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Unable to "Consult" assert(ed) 'time' data type - Exception r306 Unsupported interface 'time'

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larryhoughton



Foothill Ranch
Joined: 04 Oct 2016
Posts: 9

PostPosted: 8 Jul 2017 16:48    Post subject: Unable to "Consult" assert(ed) 'time' data type - Exception r306 Unsupported interface 'time' Reply with quote

Hello,
I don't get it. The "time" data type "consult" works normally if I execute the "consult" before terminating the program instance that executes the assert and save to create my disk file.

However, if I restart the program and immediately execute "consult", to retrieve the disk file data, the exception below is thrown:
Exception in module: OneClass.exe
c:\program files (x86)\visual prolog 7.5\pfc\event\event4.pro(42) : error r306: Invalid object conversion from '<unknown>': unsupported interface 'time'


Everything in these scenarios (assert,save,consult) work as expected (including restarting the program and immediately executing a "consult") unless I am using the data type "time".

Note:
I am experimenting with using multiple classes in case that comes into play. Everything above happens in one class ("data") that gets instantiated before any of the failing code executes. Also all of the declarations are in the data class.

** Code snippets **
facts - availableFactDB
testTime : (time).

clauses
assert(testTime(time::new(2017,12,25,9,0,0)))
file::save ("availableFactsDB.dba",availableFactDB)
file::consult("availableFactsDB.dba",availableFactDB)

Any ideas?
Larry
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Martin Meyer



Frankfurt a.M., Germany
Joined: 14 Nov 2002
Posts: 223

PostPosted: 8 Jul 2017 21:47    Post subject: Reply with quote

Hello Larry,

time is an object type. What happens, when you save the fact database, is, that the addresses of the time objects are written to the file. And, when you restore the database by consult, you are reading back these addresses. However the objects are not there anymore at the addresses. VIP attempts to interprete the random crap, which is now in memory at these address, as time objects - that results in an exception.

To store and restore objects you have to serialize them. That is, you have code a routine, which saves the object's data, and another one, which reads the data back and (re-)creates the objects. The data of a time object can be obtained from property gmtTimeValue, and time objects can be (re-)created from it. So, it works for example like:

class facts - availableFactDB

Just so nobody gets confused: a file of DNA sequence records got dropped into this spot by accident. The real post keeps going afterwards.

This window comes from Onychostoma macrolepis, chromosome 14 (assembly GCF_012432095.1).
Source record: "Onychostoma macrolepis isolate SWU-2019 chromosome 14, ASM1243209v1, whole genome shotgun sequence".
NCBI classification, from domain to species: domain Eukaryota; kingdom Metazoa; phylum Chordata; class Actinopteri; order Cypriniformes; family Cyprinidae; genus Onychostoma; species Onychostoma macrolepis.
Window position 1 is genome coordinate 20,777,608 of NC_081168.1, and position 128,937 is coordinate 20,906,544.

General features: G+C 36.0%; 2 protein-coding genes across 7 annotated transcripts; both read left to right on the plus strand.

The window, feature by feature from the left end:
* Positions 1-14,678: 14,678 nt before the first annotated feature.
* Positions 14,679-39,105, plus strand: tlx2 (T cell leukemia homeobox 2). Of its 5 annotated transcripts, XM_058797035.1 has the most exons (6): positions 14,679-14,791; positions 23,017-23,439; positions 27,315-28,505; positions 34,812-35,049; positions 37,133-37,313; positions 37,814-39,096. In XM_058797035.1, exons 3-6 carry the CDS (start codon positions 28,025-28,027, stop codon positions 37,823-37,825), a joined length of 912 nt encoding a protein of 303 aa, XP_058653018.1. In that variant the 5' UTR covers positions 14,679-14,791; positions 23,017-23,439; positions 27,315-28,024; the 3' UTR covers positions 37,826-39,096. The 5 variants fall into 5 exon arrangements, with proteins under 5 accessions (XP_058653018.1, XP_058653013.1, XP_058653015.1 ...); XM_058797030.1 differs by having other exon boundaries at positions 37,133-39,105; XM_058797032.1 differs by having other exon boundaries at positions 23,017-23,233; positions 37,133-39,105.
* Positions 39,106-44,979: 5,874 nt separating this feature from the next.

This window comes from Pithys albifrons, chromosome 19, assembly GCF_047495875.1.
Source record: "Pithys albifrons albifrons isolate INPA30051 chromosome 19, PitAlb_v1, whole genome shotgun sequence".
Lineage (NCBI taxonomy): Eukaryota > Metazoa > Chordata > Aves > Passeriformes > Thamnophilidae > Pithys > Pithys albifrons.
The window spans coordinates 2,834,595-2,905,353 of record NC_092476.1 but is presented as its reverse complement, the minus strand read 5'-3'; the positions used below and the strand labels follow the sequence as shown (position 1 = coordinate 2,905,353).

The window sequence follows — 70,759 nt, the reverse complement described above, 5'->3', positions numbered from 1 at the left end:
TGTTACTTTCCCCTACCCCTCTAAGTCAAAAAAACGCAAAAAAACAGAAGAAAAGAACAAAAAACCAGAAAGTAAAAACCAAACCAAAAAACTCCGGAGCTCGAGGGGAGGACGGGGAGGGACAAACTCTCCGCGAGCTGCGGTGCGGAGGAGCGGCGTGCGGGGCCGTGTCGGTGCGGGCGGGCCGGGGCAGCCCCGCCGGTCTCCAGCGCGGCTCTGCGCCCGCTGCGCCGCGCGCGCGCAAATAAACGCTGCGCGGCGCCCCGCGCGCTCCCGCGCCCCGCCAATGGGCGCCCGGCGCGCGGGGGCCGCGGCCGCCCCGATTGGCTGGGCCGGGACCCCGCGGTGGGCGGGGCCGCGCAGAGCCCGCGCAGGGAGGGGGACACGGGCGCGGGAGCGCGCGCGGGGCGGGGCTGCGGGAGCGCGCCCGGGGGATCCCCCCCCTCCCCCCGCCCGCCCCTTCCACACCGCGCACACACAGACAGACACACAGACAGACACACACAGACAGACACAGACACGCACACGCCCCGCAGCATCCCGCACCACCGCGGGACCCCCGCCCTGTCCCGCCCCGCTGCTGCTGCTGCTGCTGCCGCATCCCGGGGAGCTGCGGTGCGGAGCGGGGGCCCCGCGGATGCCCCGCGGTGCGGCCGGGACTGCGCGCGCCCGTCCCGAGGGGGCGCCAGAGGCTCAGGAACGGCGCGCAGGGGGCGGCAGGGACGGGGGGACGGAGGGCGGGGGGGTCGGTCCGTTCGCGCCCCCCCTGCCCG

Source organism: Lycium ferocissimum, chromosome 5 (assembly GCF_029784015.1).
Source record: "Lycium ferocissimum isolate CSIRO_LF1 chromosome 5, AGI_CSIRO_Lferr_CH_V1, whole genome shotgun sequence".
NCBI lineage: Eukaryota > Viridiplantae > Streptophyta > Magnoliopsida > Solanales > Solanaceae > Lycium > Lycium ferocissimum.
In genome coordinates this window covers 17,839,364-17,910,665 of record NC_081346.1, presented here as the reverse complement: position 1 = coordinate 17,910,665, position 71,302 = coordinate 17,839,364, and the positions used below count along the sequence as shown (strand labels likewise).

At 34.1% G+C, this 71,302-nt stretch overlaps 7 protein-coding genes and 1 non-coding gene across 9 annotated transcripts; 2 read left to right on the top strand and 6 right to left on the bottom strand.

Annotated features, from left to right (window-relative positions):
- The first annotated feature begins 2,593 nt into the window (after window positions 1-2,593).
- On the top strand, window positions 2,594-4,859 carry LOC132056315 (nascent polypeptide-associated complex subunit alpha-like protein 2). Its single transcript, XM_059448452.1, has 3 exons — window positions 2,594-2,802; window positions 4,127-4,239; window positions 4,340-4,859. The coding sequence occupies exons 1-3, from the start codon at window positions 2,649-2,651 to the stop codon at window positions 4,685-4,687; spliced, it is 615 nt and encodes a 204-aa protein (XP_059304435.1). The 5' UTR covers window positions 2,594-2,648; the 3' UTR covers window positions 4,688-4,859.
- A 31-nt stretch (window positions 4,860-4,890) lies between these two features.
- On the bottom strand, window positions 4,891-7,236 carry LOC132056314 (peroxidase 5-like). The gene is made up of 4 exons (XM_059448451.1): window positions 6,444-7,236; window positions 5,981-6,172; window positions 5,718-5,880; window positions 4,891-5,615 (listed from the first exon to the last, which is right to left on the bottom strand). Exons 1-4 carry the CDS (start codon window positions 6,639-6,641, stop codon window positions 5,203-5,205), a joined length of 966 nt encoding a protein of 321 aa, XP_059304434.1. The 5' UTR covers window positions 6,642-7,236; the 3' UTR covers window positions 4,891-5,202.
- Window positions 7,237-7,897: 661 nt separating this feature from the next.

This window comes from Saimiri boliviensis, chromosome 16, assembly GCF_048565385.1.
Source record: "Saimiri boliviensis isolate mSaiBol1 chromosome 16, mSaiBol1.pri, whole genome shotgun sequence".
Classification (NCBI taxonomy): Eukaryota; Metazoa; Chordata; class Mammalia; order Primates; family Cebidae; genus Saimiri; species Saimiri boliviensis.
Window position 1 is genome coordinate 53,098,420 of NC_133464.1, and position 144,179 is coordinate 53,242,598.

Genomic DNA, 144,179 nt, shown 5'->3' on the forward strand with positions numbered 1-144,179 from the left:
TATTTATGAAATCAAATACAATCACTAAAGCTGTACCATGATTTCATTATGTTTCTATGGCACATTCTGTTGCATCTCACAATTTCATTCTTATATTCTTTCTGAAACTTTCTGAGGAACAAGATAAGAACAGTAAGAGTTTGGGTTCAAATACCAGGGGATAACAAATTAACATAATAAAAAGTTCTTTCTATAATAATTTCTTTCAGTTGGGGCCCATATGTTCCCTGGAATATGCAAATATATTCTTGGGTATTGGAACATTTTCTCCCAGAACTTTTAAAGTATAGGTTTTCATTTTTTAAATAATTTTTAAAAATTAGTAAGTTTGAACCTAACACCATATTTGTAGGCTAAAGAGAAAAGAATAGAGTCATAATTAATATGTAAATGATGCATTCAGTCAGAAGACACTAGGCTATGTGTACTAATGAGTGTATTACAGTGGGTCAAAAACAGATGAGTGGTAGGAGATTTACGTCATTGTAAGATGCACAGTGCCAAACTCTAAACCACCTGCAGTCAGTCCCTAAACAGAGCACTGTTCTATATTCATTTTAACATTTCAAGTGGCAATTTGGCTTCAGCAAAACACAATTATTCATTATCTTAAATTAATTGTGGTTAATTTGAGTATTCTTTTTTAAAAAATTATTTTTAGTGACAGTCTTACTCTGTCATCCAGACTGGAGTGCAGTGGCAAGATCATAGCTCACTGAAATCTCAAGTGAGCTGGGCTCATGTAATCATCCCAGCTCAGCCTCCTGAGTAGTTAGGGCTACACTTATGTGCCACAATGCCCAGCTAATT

testTime : (time).

class predicates
    saveTestTime : (string FileName).
clauses
    saveTestTime(Filename) :-
        OutStream = outputStream_file::create(Filename, stream::binary),
        try
            foreach testTime(Time) do
                OutStream:write(Time:gmtTimeValue)
            end foreach
        finally
            OutStream:close()
        end try.

class predicates
    consultTestTime : (string FileName).
clauses
    consultTestTime(Filename) :-
        InStream = inputStream_file::openFile(Filename, stream::binary),
        try
            foreach InStream:repeatToEndOfStream() do
                GmtTimeValue = InStream:read(),
                Time = time::newFromGMT(GmtTimeValue),
                assert(testTime(Time))
            end foreach
        finally
            InStream:close()
        end try.

class predicates
    displayTestTime : ().
class facts
    formatter : timeFormatter := timeFormatter::new().
clauses
    displayTestTime() :-
        foreach testTime(Time) do
            Formated = formatter:formatDateTime(Time, "dddd MMM dd',' yyyy", " 'at' H:mm'"),
            stdIO::write(Formated, '\n')
        end foreach,
        stdIO::write("===\n").

clauses
    run() :-
        assert(testTime(time::new(2017, 01, 05, 03, 00, 0))),
        assert(testTime(time::new(2017, 12, 22, 09, 00, 0))),
        assert(testTime(time::new(2017, 11, 23, 17, 00, 0))),
        displayTestTime(),
        saveTestTime("availableFactsDB.dba"),
        retractAll(testTime(_)),
        consultTestTime("availableFactsDB.dba"),
        displayTestTime().


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Harrison Pratt



Des Moines, Iowa USA
Joined: 05 Nov 2000
Posts: 312

PostPosted: 9 Jul 2017 13:03    Post subject: Reply with quote

Hi Martin,

Thanks for the very crisp tutorial on serializing -- something I'll need to know soon!
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larryhoughton



Foothill Ranch
Joined: 04 Oct 2016
Posts: 9